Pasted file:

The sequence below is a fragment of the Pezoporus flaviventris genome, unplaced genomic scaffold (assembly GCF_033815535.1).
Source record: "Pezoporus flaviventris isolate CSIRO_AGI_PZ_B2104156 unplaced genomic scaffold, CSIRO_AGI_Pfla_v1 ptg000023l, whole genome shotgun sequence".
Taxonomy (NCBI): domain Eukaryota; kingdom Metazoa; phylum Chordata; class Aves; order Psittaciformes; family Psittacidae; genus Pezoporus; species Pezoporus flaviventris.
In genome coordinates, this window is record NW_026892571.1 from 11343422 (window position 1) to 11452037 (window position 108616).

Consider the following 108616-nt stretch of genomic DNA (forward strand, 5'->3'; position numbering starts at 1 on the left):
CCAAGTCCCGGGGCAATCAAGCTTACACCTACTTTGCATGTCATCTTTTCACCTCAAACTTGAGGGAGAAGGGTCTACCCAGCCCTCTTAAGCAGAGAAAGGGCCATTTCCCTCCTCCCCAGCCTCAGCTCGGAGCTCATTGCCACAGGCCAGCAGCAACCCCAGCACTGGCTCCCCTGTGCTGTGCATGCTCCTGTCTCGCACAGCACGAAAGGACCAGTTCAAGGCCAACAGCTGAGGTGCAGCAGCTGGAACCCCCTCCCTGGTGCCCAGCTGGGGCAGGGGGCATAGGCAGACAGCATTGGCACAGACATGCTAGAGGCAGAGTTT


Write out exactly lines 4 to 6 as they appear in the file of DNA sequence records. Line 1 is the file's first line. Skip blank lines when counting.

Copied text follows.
In genome coordinates, this window is record NW_026892571.1 from 11343422 (window position 1) to 11452037 (window position 108616).

Consider the following 108616-nt stretch of genomic DNA (forward strand, 5'->3'; position numbering starts at 1 on the left):
CCAAGTCCCGGGGCAATCAAGCTTACACCTACTTTGCATGTCATCTTTTCACCTCAAACTTGAGGGAGAAGGGTCTACCCAGCCCTCTTAAGCAGAGAAAGGGCCATTTCCCTCCTCCCCAGCCTCAGCTCGGAGCTCATTGCCACAGGCCAGCAGCAACCCCAGCACTGGCTCCCCTGTGCTGTGCATGCTCCTGTCTCGCACAGCACGAAAGGACCAGTTCAAGGCCAACAGCTGAGGTGCAGCAGCTGGAACCCCCTCCCTGGTGCCCAGCTGGGGCAGGGGGCATAGGCAGACAGCATTGGCACAGACATGCTAGAGGCAGAGTTT